Stefan Kapferer, Chairman of the General Executive Management Board at the BDEW, on how the energy industry is helping to support innovative new alternative powertrains as they partner with the automotive industry.
The discussion on CO2 fleet limits and driving bans has emphasised even more that we will observe and experience enormous changes in the transport sector over the next few years. With electric cars, hydrogen and gas vehicles, the necessary innovative technologies for alternative powertrains have long been available. And indeed, a new dynamic is developing, especially in the field of electromobility: various vehicle models are being promised, subsidy programmes are being set up and tax reductions are being introduced to provide incentives to purchase vehicles that also make electric fleets even more attractive. I'm sure that in just a few years electric vehicles will have an impact on our roads – by 2030 it could be ten million.
The energy industry has already paved the way for this to happen: The existing power grids can already handle up to 13 million electric cars "refuelling" today, our electricity is getting "greener", and we have an ever-growing network of public charging points. In the last twelve months alone, the number has risen by more than 50 percent to over 20.600 charging stations. And new charging points are constantly being added on motorways, at supermarkets and in city centres. By the way, at many of them it is already possible to fill up with 100 percent regeneratively generated electricity. The CO2 emissions from driving will then equal zero.
20.600 public charging points – that's a remarkable number when you consider that there are just over 200-000 electrically powered vehicles in Germany to date and that the private wallbox is the first port of call for many people anyway: around 85 percent of charging takes place at home or at work. Here, however, the federal government urgently needs to pave the way so that it will be possible for every tenant and apartment owner to install a loading infrastructure if he or she secures the financing. A corresponding change in tenancy and condominium law is the key to this.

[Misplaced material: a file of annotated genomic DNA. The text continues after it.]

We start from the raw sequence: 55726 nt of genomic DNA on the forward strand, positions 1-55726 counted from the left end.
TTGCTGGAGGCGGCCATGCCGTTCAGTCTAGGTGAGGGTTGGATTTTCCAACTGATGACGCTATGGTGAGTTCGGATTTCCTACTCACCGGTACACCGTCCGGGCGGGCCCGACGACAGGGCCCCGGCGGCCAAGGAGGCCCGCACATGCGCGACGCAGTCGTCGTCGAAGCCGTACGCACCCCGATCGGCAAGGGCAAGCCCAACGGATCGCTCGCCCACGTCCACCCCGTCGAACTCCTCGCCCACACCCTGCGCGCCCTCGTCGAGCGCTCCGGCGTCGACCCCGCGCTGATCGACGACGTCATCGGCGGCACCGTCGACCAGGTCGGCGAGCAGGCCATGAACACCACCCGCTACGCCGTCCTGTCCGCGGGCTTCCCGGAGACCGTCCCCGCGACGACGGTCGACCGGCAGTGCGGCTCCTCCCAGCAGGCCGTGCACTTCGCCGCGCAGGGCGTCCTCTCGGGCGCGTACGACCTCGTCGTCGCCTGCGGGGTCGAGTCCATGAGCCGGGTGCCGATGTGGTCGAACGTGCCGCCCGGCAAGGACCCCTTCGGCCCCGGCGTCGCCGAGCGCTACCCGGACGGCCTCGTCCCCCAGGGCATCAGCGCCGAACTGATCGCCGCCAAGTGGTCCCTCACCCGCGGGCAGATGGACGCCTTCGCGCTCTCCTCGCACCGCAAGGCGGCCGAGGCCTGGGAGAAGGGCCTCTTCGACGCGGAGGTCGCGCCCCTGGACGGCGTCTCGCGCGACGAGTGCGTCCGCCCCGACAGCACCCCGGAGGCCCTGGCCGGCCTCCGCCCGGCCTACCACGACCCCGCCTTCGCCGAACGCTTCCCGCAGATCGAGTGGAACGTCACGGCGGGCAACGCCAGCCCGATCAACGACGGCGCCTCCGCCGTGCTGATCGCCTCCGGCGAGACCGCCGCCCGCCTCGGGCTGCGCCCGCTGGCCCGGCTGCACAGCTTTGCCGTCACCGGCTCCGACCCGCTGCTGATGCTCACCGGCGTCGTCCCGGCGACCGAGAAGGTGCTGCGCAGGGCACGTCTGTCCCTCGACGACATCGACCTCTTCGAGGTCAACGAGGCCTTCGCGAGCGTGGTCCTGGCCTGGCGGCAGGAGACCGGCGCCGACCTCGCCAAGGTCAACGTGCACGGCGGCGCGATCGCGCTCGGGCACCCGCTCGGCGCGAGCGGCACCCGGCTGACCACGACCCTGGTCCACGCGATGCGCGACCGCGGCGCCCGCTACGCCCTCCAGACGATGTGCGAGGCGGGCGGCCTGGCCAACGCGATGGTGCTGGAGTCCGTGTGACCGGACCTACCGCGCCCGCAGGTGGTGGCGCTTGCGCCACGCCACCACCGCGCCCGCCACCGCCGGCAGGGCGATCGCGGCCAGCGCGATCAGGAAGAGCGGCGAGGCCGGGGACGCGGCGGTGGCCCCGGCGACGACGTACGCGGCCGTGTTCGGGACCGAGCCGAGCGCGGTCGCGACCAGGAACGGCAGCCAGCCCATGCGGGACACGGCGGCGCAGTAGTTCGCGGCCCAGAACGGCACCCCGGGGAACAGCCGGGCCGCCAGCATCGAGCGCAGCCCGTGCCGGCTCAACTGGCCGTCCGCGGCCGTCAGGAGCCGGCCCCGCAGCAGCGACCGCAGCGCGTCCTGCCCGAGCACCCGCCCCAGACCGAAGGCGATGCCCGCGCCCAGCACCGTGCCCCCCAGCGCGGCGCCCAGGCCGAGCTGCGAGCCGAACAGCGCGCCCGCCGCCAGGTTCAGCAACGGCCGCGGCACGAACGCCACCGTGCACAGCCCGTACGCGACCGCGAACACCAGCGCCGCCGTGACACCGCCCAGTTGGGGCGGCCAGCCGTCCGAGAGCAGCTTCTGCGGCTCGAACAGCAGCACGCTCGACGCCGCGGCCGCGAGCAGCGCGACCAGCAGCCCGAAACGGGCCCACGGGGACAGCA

This is especially important if one considers that energy companies are developing more and more products and services for climate-friendly mobility, whether they are for private customers, businesses or municipalities. This ranges from private charging infrastructure and home storage to electric fleets for public transport and car sharing concepts. All-inclusive packages including purchase advice for the e-car and special electricity tariffs for e-mobilists are also available.
On September 6-7, 2019, BDEW, together with more than 60 companies, will be bringing electric mobility to life with a variety of campaigns at numerous locations throughout Germany.
Under the motto Fahrt ins Grüne“ ("Drive green"), we will show how electric mobility can be conveniently integrated into everyday life – in the city and in the countryside. With electromobility marketplaces, test drives, e-rallies and much more. Let's drive green!
Stefan Kapferer was born in Karlsruhe in 1965. He studied management sciences at the Uni-versity of Konstanz. From 1993 to 1998, he worked for the Lower Saxony regional association of the Free Demo-cratic Party. In 2003, he became department head in the Lower Saxony State Chancellery. In 2009, Mr. Kapferer was appointed State Secretary for the German Federal Ministry of Health. In 2011, he switched to the German Federal Ministry of Economics and Technology. From 2014, he was Deputy Secretary-General of the OECD in Paris. Since 2016, Mr. Kapferer is Chairman of the General Executive Management Board of BDEW.
Stefan Kapferer will be talking about Extinction of the petrol heads? on September 12 at 11:20 am in Hall 5.